console

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console

1. an ornamental bracket, esp one used to support a wall fixture, bust, etc.
2. the part of an organ comprising the manuals, pedals, stops, etc.
3. a unit on which the controls of an electronic system are mounted
4. same as games console

Console

A vertical decorative bracket in the form of a scroll, projecting from a wall to support a cornice, window, or a piece of sculpture.

console

[′kän‚sōl]
(computer science)
The section of a computer that is used to control the machine manually, correct errors, manually revise the contents of storage, and provide communication in other ways between the operator or service engineer and the central processing unit. Also known as master console.
A display terminal together with its keyboard.
(engineering)
A main control desk for electronic equipment, as at a radar station, radio or television station, or airport control tower. Also known as control desk.
A large cabinet for a radio or television receiver, standing on the floor rather than on a table.
A grouping of controls, indicators, and similar items contained in a specially designed model cabinet for floor mounting; constitutes an operator's permanent working position.

console

console, 1
1. A decorative bracket in the form of a vertical scroll, projecting from a wall to support a cornice, a door or window head, a piece of sculpture, etc.; an ancon.
2. The cabinet from which an organ is played, including the keyboards, pedals, stops, etc.
3. A panel control desk or cabinet containing dials, meters, switches, and other apparatus for controlling mechanical, hydro-mechanical, or electrical equipment.

console

console
i. That portion of aircraft cockpit in which many of the operating controls are located. The control console is normally in the form of a pedestal, which extends out from the instrument panel between the pilot's and the co-pilot's seats.
ii. In radar, this refers to radarscope as in a controller's console.
iii. A control station for any major device or system. Normally, such a console is for the seated.
iv. A control station as in the instructor's console in a simulator.

console

(1)
The operator's station of a mainframe. In times past, this was a privileged location that conveyed godlike powers to anyone with fingers on its keys. Under Unix and other modern time-sharing operating systems, such privileges are guarded by passwords instead, and the console is just the tty the system was booted from. Some of the mystique remains, however, and it is traditional for sysadmins to post urgent messages to all users from the console (on Unix, /dev/console).

console

(2)
On microcomputer Unix boxes, the main screen and keyboard (as opposed to character-only terminals talking to a serial port). Typically only the console can do real graphics or run X. See also CTY.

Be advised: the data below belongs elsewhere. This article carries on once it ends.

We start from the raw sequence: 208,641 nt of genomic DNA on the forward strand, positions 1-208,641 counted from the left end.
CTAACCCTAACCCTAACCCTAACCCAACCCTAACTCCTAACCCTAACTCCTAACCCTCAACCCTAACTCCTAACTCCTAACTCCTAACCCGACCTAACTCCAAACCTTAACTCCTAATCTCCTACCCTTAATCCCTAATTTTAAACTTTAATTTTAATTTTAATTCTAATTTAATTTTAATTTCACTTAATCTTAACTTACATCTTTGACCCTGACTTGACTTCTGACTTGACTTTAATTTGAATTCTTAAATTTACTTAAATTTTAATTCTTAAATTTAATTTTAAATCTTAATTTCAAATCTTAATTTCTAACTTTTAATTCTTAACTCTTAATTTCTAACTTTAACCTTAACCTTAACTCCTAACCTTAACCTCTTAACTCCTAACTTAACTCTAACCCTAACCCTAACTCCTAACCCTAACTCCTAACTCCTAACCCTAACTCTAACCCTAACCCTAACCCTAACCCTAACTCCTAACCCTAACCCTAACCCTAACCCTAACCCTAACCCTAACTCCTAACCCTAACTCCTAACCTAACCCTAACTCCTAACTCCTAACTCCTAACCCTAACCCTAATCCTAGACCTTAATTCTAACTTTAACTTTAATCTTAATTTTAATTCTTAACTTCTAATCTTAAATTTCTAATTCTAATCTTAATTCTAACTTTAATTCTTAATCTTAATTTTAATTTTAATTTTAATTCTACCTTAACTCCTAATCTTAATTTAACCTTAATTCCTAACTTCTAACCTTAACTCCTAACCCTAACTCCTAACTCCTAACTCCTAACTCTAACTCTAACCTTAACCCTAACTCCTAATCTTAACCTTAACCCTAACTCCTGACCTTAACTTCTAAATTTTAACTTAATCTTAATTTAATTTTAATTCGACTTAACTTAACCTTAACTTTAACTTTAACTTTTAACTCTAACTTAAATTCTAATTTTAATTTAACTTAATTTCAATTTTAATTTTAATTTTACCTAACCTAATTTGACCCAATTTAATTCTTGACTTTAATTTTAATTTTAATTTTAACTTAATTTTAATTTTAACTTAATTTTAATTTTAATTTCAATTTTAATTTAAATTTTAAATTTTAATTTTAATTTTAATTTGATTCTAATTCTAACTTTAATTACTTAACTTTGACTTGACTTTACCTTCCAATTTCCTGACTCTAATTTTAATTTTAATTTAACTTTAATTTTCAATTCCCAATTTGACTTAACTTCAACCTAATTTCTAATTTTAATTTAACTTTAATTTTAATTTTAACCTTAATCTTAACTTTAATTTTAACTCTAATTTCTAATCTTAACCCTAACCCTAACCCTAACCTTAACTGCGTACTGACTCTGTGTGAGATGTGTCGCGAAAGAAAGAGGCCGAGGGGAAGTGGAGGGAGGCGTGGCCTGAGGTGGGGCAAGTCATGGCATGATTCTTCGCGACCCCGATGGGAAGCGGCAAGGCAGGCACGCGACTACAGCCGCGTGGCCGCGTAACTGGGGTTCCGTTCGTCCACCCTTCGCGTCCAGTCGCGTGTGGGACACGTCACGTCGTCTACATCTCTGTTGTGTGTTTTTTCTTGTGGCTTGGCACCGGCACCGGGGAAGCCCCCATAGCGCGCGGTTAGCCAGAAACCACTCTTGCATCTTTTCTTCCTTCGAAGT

console

(1) The physical control panel on a computer or electronic device.

(2) A game machine. See video game console.

(3) A terminal or desktop computer used to monitor and control a network.

(4) Any display terminal.

(5) The user interface on any monitoring, management or control system. See Microsoft Management Console, HMI and OI.


Consoles that Were Consoles!
Up until the late 1970s, computers were designed with panels of blinking lights, which added to their aura of science fiction. The designs gave each computer a personality that is lacking in many of today's machines. (Top image courtesy of The Computer Museum History Center. Bottom image courtesy of Unisys Corporation.)


Consoles that Were Consoles!
Up until the late 1970s, computers were designed with panels of blinking lights, which added to their aura of science fiction. The designs gave each computer a personality that is lacking in many of today's machines. (Top image courtesy of The Computer Museum History Center. Bottom image courtesy of Unisys Corporation.)







Go Back a Few Decades
In 1951, the UNIVAC I had a very impressive console. Check out the typewriter output (right) and the oscilloscope (left). (Image courtesy of Rare Book & Manuscript Library, University of Pennsylvania.)
References in periodicals archive ?
O table, my console and my consoler, table at which I self-console, where my self consolidates {is consolidated
The Third Consoler exclaims, 'Herke gode ffrendys I zow pray / Aftyr bis woman in hast we wende / I am a-ferde ryght in good fay / here-self for sorwe bat she wyl shende' (345-8).
The Holy Spirit, being the true Paraclete, that is, the perfect consoler .
As a counselor and consoler, he was witty and wise.
His father was at a career stage in which he was frequently away from home on business, and he sought to be his mother's consoler.
Ce Jeudi rouge de 1930, les manifestants refoules et battus par la police un peu partout au Canada peuvent se consoler en pensant aux 20 000 new-yorkais confrontes a la police a cheval, aux 600 arrestations en Europe, aux 200 blesses et au camarade tue en Allemagne.
Mary Scudder leads a gathering of woman in prayer, Candace fulfills the role of ministerial consoler, and Miss Prissy prophesies.
There he was, The Great Consoler, standing at the podium, biting his lip, and speaking to a nation in shock.
Let us all take a moment and consider how we can affect the future of youth by becoming more than just the consoler after a tragedy, but rather a part of this impressive effort to safe guard our nation's children.
Thus ever and always, was the Mother the child's consoler and Perpetual Help.
As far as the concluding formula is concerned, God is again cited as the builder of Jerusalem, or more complexly as either the God of David and the builder of Jerusalem, or the consoler of Zion and the builder of Jerusalem.
More: as Ernie learns eventually, the "true, unknown Just Man" is also an "Inconsolable" (348) even as it is his destiny to be the consoler.